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Steam Locomotives of the Cape Government Railways (CGR)[Inhalt]
Cape Government Railways Fairlie
South Africa | 1875 | 2 produced
No. E34 of 1878
No. E34 of 1878
Frank Holland collection
Variant1875 variant1878 variant
General
Built18751878
ManufacturerAvonside
Axle config0-6-6-0T (Double Fairlie) 
Gauge3 ft 6 in (Cape gauge)
Dimensions and Weights
Length45 ft 2 in37 ft 6 in
Wheelbase29 ft25 ft 2 in
Fixed wheelbase7 ft 6 in
Service weight80,645 lbs
Adhesive weight80,645 lbs
Axle load13,442 lbs
Water capacity1,009 us gal
Fuel capacity4,704 lbs (coal)2,800 lbs (coal)
Power
Power sourcesteam
Estimated power250 hp (186 kW)
Optimal speed11 mph12 mph
Starting effort14,008 lbf13,319 lbf
Power Plant
Driver diameter39 in39.5 in
Boiler pressure135 psi130 psi
Expansion typesimple
Cylindersfour, 11 1/2 x 18 in
Boiler
Grate area14 sq ft
Firebox area90 sq ft
Tube heating area908 sq ft
Evaporative heating area998 sq ft
Total heating area998 sq ft
Calculated Values
steam locomotive
freight
passenger
double Fairlie
tank locomotive
last changed: 08 2023
Cape Government Railways class 1 4-4-0
South African class 01 4-4-0
South Africa | 1879 | 15 produced

A problem with the Cape Government Railways mainline locomotives of the 1870s was the small driver diameter of less than 40 inches. On passenger trains in particular, this led to high wear if they were ran at higher speeds for a longer period of time. In addition, the range of the tank locomotives mostly used was too small for newly opened lines in sparsely populated areas.

The solution was a tender locomotive with a 4-4-0 wheel arrangement and a wheel diameter of 48 inches. First, in 1879, the Avonside Engine Company delivered two locomotives each for the western and eastern networks, which received the numbers W25, W26, E8 and E9. The following year Neilson & Co. added six more for the west and five more for the east, bringing the total to 15.

With the help of these locomotives, the Karoo semi-desert could now also be opened up with fast passenger trains. An average speed of 34 mph was reached on the 339 miles long route from Cape Town to Beaufort West, which was a record for South Africa. When the South African Railways were founded in 1910, the locomotives, which were now classified as class 1, were classified as obsolete. So they became class 01 and got a zero prefixed to their running number. The nine locomotives still in existence at that time were all retired until 1915.

General
Built1879-1880
ManufacturerAvonside, Neilson & Co.
Axle config4-4-0 (American) 
Gauge3 ft 6 in (Cape gauge)
Dimensions and Weights
Length41 ft 4 in
Wheelbase17 ft 4 in
Fixed wheelbase6 ft 6 in
Total wheelbase33 ft 4 in
Service weight51,875 lbs
Adhesive weight35,869 lbs
Total weight89,882 lbs
Axle load18,032 lbs
Water capacity2,042 us gal
Fuel capacity5,600 lbs (coal)
Power
Power sourcesteam
Estimated power200 hp (149 kW)
Optimal speed16 mph
Starting effort8,122 lbf
Power Plant
Driver diameter48 in
Boiler pressure130 psi
Expansion typesimple
Cylinderstwo, 14 x 18 in
Boiler
Grate area10 sq ft
Firebox area52 sq ft
Tube heating area513 sq ft
Evaporative heating area565 sq ft
Total heating area565 sq ft
Calculated Values
steam locomotive
passenger
last changed: 03/2023
Cape Government Railways class 4 4-4-2
South African class 04 4-4-2
South Africa | 1897 | 6 produced
The photo shows the overwhelming resemblance to the JNR 6600
The photo shows the overwhelming resemblance to the JNR 6600
„Die Schönsten der Schiene, die Geschichte der Atlantic” von Wilhelm Reuter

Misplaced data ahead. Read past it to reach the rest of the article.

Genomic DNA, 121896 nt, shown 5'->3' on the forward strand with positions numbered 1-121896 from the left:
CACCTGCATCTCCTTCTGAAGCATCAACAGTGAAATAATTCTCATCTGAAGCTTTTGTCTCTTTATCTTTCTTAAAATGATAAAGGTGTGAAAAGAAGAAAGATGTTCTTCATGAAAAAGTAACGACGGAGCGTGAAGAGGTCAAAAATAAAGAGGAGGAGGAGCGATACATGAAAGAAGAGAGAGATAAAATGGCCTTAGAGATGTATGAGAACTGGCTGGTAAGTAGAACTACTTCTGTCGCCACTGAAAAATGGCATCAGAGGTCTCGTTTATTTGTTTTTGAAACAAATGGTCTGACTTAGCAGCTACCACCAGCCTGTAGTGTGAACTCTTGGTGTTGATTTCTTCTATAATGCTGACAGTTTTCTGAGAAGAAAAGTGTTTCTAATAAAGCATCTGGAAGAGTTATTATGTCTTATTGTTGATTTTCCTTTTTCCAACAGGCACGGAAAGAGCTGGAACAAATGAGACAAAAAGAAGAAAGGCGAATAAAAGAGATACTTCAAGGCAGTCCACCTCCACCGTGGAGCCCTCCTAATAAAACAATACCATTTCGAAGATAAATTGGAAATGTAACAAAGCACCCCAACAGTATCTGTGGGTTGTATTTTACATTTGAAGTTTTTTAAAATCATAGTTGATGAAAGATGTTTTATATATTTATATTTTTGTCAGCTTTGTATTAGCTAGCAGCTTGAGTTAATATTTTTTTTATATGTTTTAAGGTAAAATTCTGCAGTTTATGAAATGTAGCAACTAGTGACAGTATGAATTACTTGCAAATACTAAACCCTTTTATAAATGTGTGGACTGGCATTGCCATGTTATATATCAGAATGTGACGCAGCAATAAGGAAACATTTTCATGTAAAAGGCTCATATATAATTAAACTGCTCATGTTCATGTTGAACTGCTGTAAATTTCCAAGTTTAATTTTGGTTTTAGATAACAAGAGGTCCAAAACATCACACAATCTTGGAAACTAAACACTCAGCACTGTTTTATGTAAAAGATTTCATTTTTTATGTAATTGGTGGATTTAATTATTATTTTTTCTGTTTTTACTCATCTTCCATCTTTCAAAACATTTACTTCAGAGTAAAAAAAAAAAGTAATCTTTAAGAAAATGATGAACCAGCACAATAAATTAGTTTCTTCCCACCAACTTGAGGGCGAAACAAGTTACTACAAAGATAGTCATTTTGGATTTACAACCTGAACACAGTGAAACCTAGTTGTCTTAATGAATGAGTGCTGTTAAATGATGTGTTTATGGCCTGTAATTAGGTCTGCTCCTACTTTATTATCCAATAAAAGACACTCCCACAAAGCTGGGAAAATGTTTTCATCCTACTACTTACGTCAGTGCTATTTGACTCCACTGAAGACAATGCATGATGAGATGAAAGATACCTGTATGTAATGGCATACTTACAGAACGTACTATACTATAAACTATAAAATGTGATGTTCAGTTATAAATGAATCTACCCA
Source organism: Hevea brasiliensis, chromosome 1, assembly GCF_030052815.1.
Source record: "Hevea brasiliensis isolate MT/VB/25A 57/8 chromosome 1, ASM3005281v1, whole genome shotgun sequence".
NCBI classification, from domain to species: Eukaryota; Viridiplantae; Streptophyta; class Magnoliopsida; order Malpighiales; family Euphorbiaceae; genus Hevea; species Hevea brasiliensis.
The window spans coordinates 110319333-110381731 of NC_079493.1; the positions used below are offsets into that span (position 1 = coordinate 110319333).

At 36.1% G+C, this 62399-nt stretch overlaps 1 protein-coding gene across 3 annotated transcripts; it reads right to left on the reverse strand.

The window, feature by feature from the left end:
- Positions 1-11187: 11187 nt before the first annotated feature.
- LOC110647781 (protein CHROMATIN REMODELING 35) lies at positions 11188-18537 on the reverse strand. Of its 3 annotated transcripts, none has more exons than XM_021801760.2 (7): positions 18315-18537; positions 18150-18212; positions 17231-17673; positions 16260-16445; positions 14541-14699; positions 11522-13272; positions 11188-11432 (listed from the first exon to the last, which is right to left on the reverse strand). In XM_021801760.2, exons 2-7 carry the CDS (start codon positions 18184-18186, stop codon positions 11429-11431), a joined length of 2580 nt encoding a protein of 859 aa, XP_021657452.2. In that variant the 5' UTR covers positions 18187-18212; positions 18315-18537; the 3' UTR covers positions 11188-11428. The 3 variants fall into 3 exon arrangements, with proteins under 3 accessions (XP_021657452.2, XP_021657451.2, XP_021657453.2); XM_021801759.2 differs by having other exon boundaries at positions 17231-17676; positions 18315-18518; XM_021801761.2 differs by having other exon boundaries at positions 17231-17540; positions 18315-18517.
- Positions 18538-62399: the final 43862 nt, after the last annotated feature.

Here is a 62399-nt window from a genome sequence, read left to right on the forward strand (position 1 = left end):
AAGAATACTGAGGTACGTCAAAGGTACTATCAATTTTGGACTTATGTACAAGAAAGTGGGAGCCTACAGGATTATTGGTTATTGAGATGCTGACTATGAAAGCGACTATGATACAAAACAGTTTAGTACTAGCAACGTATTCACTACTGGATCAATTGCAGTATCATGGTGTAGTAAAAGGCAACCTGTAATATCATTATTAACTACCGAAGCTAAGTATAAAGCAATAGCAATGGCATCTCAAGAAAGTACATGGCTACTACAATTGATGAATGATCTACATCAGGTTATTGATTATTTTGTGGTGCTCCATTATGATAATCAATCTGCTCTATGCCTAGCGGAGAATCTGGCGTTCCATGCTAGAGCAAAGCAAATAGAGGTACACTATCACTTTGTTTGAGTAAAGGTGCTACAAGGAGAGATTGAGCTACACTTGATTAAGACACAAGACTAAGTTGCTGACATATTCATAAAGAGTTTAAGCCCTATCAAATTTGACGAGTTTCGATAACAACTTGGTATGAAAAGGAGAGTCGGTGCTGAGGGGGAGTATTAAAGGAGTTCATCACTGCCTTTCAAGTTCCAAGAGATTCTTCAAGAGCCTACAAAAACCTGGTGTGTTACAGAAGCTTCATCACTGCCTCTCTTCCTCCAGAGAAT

Almost identical to the Japanese Atlantics with the JNR numbers 6600 to 6623 were the six locomotives that the Cape Government Railways received from Baldwin in 1897. The order came about because the CGR could not order from the British manufacturers as usual due to strikes and Baldwin had already developed a locomotive that largely met the requirements. Only the heating surface was slightly enlarged and the engine had to be converted to South African Johnston couplers, which is why a lower purchase price could be offered. They were assigned to Class 4, which also included 4-6-0 locomotives.

It is said that the chief engineer of the CGR, H.M. Beatty, was impressed by the robust construction and he valued the merits of the bar frame so much that his later designs also all got a bar frame. After the founding of the South African Union in 1910 and the merger of the railway administrations, it became apparent, as with the Japanese sisters, that the locomotives had too little adhesive weight to reliably start heavy trains. They were therefore classified as obsolete, but remained in use on their main route until 1931.

General
Built1897
ManufacturerBaldwin
Axle config4-4-2 (Atlantic) 
Gauge3 ft 6 in (Cape gauge)
Dimensions and Weights
Length53 ft 5 1/2 in
Wheelbase22 ft 6 in
Fixed wheelbase6 ft
Total wheelbase45 ft 11 1/2 in
Service weight100,354 lbs
Adhesive weight53,197 lbs
Total weight167,772 lbs
Axle load27,205 lbs
Water capacity2,882 us gal
Fuel capacity12,880 lbs (coal)
Power
Power sourcesteam
Estimated power800 hp (597 kW)
Optimal speed33 mph
Starting effort15,387 lbf
Power Plant
Driver diameter56 in
Boiler pressure180 psi
Expansion typesimple
Cylinderstwo, 16 x 22 in
Boiler
Grate area30 sq ft
Firebox area98 sq ft
Tube heating area1,462 sq ft
Evaporative heating area1,560 sq ft
Total heating area1,560 sq ft
Calculated Values
steam locomotive
passenger
last changed: 03/2022
Cape Government Railways class 6 (1893)
South African class 6
South Africa | 1893 | 40 produced
SAR No. 432 in Nigel, Gauteng
SAR No. 432 in Nigel, Gauteng
Col André Kritzinger

In order to expand the capacity for hauling heavy passenger trains in the western and central parts of the Cape Colony, H.M. Beatty developed the first Class 6 locomotives to the specifications of Superintendent Michael Stephens. With a driver diameter of 54 inches, they were quite suitable for faster trains for the proportions of cape-gauge locomotives of the 1890s. The 40 examples were supplied by Dübs in Glasgow and introduced a new three-axle tender carrying 5 and a half tons of coal and 2,846 gallons of water.

The locomotives fully met the expectations placed on them and proved to be extremely inexpensive to maintain. In 1897, ten units were sold to the Oranje Free State Railways and operated there as Class 6-L. When the Orange Free State fell to British troops after the Second Boer War, they came to the Central South African Railways as Class 6-L1s. Their manager even suggested using the locomotives to set up a 48-hour connection for the 870 mile route from Cape Town to Johannesburg.